ECB published a report on financial structures in the euro area, which reviews the main structural features of, and developments in, the broader euro area financial sector. The report covers the banking sector (monetary financial institutions, or MFIs), insurance corporations and pension funds, and other financial intermediaries (OFIs).
The first chapter of the report presents the evolution of the overall structure and composition of the financial sector, also analyzing the interconnectedness across different parts of the financial sector to assess possible structural risks to financial stability. The second chapter presents structural developments in the euro area banking sector, providing a wide set of structural information from both a cross-sectional perspective (that is, different banking types, business models, etc.) and a time perspective. The third chapter discusses structural developments in euro area insurance corporations and pension funds. Although the sector continued to grow, it remained strongly concentrated in a relatively small number of countries, with France and Germany each accounting for more than a quarter of this sector in the euro area, followed by the Netherlands (18%) and Italy (10%). The fourth and final chapter reviews the structural features of the euro area non-bank financial sector, including all other financial intermediaries, except insurers and pension funds. Structural features of different parts of the non-bank financial sector are outlined in more detail, namely for non-money market investment funds, money market funds, and financial vehicle corporations.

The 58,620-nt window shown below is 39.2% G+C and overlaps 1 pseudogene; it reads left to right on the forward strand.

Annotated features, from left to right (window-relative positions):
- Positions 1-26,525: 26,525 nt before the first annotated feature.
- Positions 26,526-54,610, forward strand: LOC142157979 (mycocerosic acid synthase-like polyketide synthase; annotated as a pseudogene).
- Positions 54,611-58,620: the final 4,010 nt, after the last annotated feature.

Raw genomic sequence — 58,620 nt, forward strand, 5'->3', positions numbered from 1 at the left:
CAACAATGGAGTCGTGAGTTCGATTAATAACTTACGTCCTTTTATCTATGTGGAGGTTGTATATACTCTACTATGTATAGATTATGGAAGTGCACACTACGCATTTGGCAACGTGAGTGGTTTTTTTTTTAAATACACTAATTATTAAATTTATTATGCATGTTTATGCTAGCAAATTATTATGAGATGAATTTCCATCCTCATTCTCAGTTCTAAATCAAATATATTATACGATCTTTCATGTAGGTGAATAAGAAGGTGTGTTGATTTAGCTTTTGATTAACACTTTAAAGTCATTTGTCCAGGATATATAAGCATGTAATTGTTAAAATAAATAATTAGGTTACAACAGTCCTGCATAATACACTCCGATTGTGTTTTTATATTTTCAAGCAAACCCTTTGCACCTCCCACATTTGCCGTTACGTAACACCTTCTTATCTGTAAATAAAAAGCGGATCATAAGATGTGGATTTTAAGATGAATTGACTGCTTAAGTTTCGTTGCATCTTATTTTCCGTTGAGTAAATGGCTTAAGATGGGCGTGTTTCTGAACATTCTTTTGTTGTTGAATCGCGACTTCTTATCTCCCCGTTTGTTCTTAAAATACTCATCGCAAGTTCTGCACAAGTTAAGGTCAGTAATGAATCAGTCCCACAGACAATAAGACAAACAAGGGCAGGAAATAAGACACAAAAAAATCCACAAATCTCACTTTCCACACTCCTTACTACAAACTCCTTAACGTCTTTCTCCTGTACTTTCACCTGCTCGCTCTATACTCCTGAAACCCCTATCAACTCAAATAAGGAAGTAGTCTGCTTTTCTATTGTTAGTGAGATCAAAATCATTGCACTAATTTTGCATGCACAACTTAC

The report shows ongoing consolidation in the banking sector while assets in the investment fund sector grew by 7% in 2016. Euro area banks’ median common equity tier 1 ratio rose to 15.4 % in 2016, from 14.4 % in 2015. While the median nonperforming loan (NPL) ratio declined further, the stock of NPLs remained persistently high in a number of countries. Solvency position of the insurers and pension funds is well above the requirements of the EU’s Solvency II supervisory regime. This report serves as a complement to the semi-annual ECB Financial Stability Review (FSR), which focuses more on cyclical factors.
Related Link: Report on Financial Structures (PDF)
Previous ArticleESMA Issues Clarification on the Rotation Periods of CRA Analysts
APRA has concluded its review of the comprehensive plans of authorized deposit-taking institutions for the assessment and management of loans with repayment deferrals.
ESAs (EBA, EIOPA, and ESMA) published the first joint report that assesses risks in the financial sector since the outbreak of the COVID-19 pandemic.
BoE and HM Treasury confirmed that the COVID Corporate Financing Facility (CCFF) will close for new purchases of commercial paper, with effect from March 23, 2021.
ECB published a decision allowing the euro area banks under its direct supervision to exclude certain central bank exposures from the leverage ratio.
ESAs launched a survey seeking feedback on the presentational aspects of product templates under the Sustainable Finance Disclosure Regulation (SFDR or Regulation 2019/2088).
ECB published input of the European System of Central Banks (ESCB) into the EBA feasibility report on reducing the reporting burden for banks in EU.
EC adopted a decision determining, for a limited period of time, that the regulatory framework applicable to central counterparties, or CCPs, in the UK and Northern Ireland is equivalent to the requirements laid down in the European Market Infrastructure Regulation (EMIR or Regulation 648/2012).
EBA has decided to phase out the guidelines on legislative and non-legislative moratoria of loan repayments, in accordance with the earlier specified end of September deadline.
EBA published an Opinion addressed to EC to raise awareness about the opportunity to clarify certain issues related to the definition of credit institution in the upcoming review of the Capital Requirements Directive and Regulation (CRD and CRR).
ECB finalized the guide on assessment methodology for the internal model method for calculating exposure to counterparty credit risk (CCR) and the advanced method for own funds requirements for credit valuation adjustment (A-CVA) risk.